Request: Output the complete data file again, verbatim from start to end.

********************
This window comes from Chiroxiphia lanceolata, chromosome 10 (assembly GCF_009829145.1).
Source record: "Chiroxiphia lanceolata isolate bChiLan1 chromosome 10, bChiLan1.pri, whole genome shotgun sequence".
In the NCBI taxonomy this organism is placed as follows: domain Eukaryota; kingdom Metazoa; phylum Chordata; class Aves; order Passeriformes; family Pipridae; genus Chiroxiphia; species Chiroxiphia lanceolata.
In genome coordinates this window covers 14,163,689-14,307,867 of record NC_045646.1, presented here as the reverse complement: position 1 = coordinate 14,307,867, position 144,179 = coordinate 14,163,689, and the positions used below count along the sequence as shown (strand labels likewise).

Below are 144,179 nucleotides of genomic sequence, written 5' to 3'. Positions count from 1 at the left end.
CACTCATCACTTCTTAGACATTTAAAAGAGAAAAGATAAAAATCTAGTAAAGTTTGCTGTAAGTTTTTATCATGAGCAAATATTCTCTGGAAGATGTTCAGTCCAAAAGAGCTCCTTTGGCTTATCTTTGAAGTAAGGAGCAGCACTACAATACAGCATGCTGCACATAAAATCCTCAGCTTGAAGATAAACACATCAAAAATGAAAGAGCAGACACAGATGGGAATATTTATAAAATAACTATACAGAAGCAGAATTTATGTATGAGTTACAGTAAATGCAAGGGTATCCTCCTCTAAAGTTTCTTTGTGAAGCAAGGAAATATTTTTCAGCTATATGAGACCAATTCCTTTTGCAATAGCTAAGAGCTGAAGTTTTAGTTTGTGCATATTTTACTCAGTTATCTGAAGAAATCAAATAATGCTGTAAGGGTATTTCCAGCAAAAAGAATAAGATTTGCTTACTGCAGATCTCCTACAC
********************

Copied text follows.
This window comes from Chiroxiphia lanceolata, chromosome 10 (assembly GCF_009829145.1).
Source record: "Chiroxiphia lanceolata isolate bChiLan1 chromosome 10, bChiLan1.pri, whole genome shotgun sequence".
In the NCBI taxonomy this organism is placed as follows: domain Eukaryota; kingdom Metazoa; phylum Chordata; class Aves; order Passeriformes; family Pipridae; genus Chiroxiphia; species Chiroxiphia lanceolata.
In genome coordinates this window covers 14,163,689-14,307,867 of record NC_045646.1, presented here as the reverse complement: position 1 = coordinate 14,307,867, position 144,179 = coordinate 14,163,689, and the positions used below count along the sequence as shown (strand labels likewise).

Below are 144,179 nucleotides of genomic sequence, written 5' to 3'. Positions count from 1 at the left end.
CACTCATCACTTCTTAGACATTTAAAAGAGAAAAGATAAAAATCTAGTAAAGTTTGCTGTAAGTTTTTATCATGAGCAAATATTCTCTGGAAGATGTTCAGTCCAAAAGAGCTCCTTTGGCTTATCTTTGAAGTAAGGAGCAGCACTACAATACAGCATGCTGCACATAAAATCCTCAGCTTGAAGATAAACACATCAAAAATGAAAGAGCAGACACAGATGGGAATATTTATAAAATAACTATACAGAAGCAGAATTTATGTATGAGTTACAGTAAATGCAAGGGTATCCTCCTCTAAAGTTTCTTTGTGAAGCAAGGAAATATTTTTCAGCTATATGAGACCAATTCCTTTTGCAATAGCTAAGAGCTGAAGTTTTAGTTTGTGCATATTTTACTCAGTTATCTGAAGAAATCAAATAATGCTGTAAGGGTATTTCCAGCAAAAAGAATAAGATTTGCTTACTGCAGATCTCCTACAC